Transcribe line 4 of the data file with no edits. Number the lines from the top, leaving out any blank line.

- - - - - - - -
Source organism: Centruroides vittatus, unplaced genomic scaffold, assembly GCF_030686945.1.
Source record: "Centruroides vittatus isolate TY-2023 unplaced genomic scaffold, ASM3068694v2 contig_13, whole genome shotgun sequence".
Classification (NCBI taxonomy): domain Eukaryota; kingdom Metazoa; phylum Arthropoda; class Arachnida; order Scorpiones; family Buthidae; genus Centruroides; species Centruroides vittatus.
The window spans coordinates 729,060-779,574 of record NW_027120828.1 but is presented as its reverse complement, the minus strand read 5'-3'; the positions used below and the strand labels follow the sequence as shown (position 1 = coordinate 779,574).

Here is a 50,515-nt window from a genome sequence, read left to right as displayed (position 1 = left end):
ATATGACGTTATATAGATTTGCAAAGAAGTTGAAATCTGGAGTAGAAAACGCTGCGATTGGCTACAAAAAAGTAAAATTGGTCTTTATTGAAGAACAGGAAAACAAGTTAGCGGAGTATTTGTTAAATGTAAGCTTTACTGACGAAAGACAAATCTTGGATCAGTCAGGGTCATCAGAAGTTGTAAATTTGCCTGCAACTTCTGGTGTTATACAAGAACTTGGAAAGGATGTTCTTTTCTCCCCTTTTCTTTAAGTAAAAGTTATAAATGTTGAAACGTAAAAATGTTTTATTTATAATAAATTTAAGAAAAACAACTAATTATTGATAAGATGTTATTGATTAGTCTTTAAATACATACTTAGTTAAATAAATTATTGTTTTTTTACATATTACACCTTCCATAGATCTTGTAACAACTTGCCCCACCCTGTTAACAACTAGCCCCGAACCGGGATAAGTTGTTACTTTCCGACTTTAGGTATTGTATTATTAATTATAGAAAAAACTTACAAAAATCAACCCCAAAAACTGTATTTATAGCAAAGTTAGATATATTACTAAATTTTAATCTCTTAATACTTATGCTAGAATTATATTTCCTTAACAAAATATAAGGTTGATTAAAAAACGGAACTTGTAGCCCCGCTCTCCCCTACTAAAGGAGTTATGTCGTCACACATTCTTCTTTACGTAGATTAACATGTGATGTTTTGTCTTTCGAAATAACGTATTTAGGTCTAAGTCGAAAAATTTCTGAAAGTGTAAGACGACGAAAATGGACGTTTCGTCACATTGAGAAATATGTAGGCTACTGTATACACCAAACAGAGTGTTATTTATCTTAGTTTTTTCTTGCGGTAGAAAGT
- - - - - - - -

The window spans coordinates 729,060-779,574 of record NW_027120828.1 but is presented as its reverse complement, the minus strand read 5'-3'; the positions used below and the strand labels follow the sequence as shown (position 1 = coordinate 779,574).